KPG reads the "Singer-Regan" arguments as positing strict vegetarianism as the moral ideal. This is probably truer of Regan than Singer (because Regan views killing itself as a harm in a way that Singer doesn't), so I want to drop Regan for the time being. I think KPG's argument depends on construing the argument for vegetarianism as positing a moral ideal, rather than generating a conditional duty (or, as my title suggests, a hypothetical imperative). As I see it, a Singer-style argument does generate a conditional duty (if the argument is sound) of the form:
If one meets such-and-such conditions, then one has an obligation to abstain from animal products.
We could even qualify this with "as much as possible." Of course, doing so re-inserts the notion of an "imperfect duty" which can be fulfilled to a greater or a lesser degree, but there is some point at which we needn't feel guilty about "not doing more." (E.g. the less privileged cannot sensibly feel guilty for not giving away as much gross income to charity as Bill Gates does.)

KPG acknowledges that in industrialized countries like the U.S. a vegetarian diet is available and safe. She suggests even then that groups with "special" (i.e. non-healthy-young-to-middle-age-white-male) dietary needs, such as growing children, women, and the elderly, will incur a greater burden in giving up animal products. This is probably right. But as alternatives become more available (and free information more readily available), there's a legitimate question about where the variation in burdens becomes negligible. And certainly, the more affluent a person is, the more the varying burdens are arguably negligible when compared to animal suffering. Given that, there might still be a case to be made, which takes KPG's concerns into considerations, that most (and not just male) people in a country like the U.S. do have a conditional duty to abstain as much as possible from animal products in exchange for alternative foods.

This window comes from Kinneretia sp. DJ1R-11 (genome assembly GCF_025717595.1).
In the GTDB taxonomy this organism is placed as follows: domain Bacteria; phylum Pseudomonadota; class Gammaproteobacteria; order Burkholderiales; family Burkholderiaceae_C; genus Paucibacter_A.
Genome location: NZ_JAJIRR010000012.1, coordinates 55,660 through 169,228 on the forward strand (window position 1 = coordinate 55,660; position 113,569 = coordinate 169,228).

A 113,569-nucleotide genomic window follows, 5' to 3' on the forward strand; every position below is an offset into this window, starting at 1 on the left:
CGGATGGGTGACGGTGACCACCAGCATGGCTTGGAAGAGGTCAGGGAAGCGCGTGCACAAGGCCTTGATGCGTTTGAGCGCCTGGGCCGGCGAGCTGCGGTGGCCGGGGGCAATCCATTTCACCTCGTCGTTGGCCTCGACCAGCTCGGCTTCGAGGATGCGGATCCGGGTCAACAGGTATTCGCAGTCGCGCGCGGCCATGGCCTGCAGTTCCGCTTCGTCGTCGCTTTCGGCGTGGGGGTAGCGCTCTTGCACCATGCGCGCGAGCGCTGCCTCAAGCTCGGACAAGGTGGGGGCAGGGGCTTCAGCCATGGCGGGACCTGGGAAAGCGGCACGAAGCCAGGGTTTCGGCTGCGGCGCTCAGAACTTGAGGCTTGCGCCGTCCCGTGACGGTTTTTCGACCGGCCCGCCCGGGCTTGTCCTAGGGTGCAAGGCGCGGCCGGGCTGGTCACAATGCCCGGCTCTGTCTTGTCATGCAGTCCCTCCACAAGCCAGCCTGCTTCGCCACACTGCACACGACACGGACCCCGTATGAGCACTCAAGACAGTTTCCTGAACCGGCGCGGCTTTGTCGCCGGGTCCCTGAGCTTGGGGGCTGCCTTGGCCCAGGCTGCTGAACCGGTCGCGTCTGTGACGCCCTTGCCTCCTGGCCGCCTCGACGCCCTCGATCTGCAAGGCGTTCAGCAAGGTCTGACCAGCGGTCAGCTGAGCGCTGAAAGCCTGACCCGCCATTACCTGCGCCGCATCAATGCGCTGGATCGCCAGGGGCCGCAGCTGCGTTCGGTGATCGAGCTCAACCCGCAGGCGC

One problem with this is that internalizing such a view may tend to make people neurotic about what they eat. But perhaps there's a line to be discovered between neuroticism (and the undue feelings of guilt mentioned above) and simply being more conscientious. This argument assumes that meat-eating cannot be justified on grounds of pleasure alone; the primary considerations should be nutritional needs and probably also ecological sustainability. Importantly, those who do not satisfy the antecedent of the conditional principle cannot be viewed as a "moral underclass" or as doing something morally bad. And so accepting this kind of position would entail that one could not go around universally condemning animal agriculture and slaughter. This is compatible with being troubled by the violence inherent in animal slaughter, and advocating for the most humane methods, and even seeking ways to make transitions when appropriate. But the "duty" to make such a transition at any point would depend upon changing features of the person's social and economic circumstances, so not of the form, "I can now afford to eat ethically," but rather, "The new conditions of my life make a different pattern of food consumption ethically preferable." This would preserve (I think) KPG's view that, at least as things stand, a vegan diet is not "higher" on a moral scale that most people can't reasonably ascend due to factors beyond their control.

But I'm not sure any of this is right. Thoughts? (Maybe my hedge "as much as possible" just means that I basically agree with KPG.)

Saturday, March 19, 2011

Natural Concepts and Cultural Concepts

Kenji Yoshino, law professor at NYU, and author of Covering: The Hidden Assault on Our Civil Rights gave a Chautauqua Lecture at EKU. He discussed this idea of "covering" as a kind of discriminatory demand made against many people (in the workplace, the culture, etc.), not to be "too X," where the X is some feature of the person's own identity (such as, in Yoshino's case, his homosexuality). He did a nice job of taking the audience from his X to seeing how there are all sorts of features (from race, to one's identity as a mother, to one's love of, say, poetry) which can elicit unreasonable covering demands--sensibly stressing as well that not all discrimination is equal, and also speculating that we are nearing the point where challenges to fine-grained forms of discrimination will have to be "cultural" rather than legal (because the law is a meat cleaver and not a scalpel).